Indigenous | Racism

Wāhine Māori a ‘familiar target’ for anti-Māori attacks and disinformation - report

A new study has found an increase in anti-Māori sentiment among some groups of New Zealanders in the lead-up to this year’s general election, with one target being high-profile wāhine Māori.

TitledRace and rage: Examining rising anti-Māori racism and white supremacist ideologies in Aotearoa New Zealand’, the study was conducted by the Disinformation Project, investigating the spread of disinformation against Māori that’s driven through social networks.

While it’s nothing new, project director Kate Hannah says the familiarity of misogyny and anti-Māori themes has been amplified, creating inaccuracies of certain profiles.

“This looks like widescale, organised targeting where they [attackers] have posted their [social media handle of Māori] repeatedly when there is a context they may be involved with but also when there is a context they may not be involved with whatsoever when certain issues are brought up,” Hannah says.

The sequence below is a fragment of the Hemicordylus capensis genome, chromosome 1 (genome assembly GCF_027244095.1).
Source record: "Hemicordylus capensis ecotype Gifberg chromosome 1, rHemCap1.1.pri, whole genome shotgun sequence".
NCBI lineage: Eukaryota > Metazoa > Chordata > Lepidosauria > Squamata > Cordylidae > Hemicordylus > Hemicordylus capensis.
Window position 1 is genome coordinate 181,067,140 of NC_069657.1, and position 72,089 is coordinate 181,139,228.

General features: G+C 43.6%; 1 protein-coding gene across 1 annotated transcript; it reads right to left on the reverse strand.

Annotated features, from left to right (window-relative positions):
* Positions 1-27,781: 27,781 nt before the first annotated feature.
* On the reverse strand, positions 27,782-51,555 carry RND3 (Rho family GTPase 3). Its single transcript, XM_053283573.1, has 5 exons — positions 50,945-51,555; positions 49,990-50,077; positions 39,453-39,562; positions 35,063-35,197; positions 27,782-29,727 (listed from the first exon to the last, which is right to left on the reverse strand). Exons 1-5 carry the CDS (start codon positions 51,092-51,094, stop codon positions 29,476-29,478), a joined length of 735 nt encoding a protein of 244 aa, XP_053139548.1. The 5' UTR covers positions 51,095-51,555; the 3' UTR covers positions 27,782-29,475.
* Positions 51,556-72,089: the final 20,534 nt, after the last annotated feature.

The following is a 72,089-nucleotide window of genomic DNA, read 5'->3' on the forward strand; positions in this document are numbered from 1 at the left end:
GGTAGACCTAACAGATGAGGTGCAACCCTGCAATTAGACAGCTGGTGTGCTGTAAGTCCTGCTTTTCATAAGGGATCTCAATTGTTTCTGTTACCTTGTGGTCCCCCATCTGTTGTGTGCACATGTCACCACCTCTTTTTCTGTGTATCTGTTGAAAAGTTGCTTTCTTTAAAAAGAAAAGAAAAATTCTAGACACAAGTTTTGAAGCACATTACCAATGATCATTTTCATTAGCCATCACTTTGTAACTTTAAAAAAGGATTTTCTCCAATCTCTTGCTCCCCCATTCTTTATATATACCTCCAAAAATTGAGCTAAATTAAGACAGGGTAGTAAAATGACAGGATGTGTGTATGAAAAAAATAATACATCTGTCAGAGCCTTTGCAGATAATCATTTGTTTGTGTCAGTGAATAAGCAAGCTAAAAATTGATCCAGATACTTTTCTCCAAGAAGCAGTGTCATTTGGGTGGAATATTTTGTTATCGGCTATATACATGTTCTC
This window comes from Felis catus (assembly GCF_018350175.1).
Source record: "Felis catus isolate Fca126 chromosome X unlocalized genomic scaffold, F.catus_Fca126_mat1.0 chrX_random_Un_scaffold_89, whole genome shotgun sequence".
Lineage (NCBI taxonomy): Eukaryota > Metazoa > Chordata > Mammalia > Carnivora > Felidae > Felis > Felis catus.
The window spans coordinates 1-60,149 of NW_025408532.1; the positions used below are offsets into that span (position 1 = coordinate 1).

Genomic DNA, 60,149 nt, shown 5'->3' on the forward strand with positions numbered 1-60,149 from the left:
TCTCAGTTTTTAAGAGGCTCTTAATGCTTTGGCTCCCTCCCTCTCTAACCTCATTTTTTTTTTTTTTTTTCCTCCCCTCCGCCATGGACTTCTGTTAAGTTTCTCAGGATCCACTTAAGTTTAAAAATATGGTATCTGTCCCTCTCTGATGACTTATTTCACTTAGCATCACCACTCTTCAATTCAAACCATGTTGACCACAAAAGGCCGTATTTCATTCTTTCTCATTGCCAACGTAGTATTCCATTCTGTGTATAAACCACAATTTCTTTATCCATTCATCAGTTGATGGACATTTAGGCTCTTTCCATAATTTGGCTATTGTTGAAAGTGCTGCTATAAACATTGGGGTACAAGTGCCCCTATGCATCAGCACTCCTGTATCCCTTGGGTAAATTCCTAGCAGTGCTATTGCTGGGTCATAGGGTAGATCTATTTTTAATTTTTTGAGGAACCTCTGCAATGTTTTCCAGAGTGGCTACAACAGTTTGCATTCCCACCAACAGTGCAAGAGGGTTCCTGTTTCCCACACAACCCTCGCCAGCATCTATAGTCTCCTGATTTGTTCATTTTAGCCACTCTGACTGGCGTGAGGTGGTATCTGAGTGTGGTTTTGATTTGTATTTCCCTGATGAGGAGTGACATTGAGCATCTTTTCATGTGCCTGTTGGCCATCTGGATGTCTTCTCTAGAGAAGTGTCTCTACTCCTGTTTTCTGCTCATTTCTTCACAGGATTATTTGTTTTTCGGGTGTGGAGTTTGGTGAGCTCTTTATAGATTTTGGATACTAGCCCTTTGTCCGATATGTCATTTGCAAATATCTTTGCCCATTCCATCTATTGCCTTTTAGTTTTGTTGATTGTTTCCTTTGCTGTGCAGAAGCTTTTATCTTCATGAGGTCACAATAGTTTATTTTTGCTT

“These wāhine Māori will be looped in, a victim from the side, to any discourse about Māori that’s taking place in this election period.”

Hannah believes there’s more underneath, driving an agenda to reduce Māori in the political space, what has been done to have more female representation, and going backwards.

“We know that online harassment like this — international studies have shown — causes women, girls and gender-diverse people to look at politics, to look at leadership across the board, and go ‘actually, that might not be for me because I don’t know if I can cope with that kind of targeting.’”

The report, which had data collected from June to September this year, was done in response to “community need”.

“We’ve seen a really significant shift in the way that targeting towards wāhine Māori in particular social media is manifesting in-person harassment or in-person targeting for them.

“That is something, I think, in Aotearoa, we don’t expect people to have to deal with that when they’re trying to do their jobs.”


Public Interest Journalism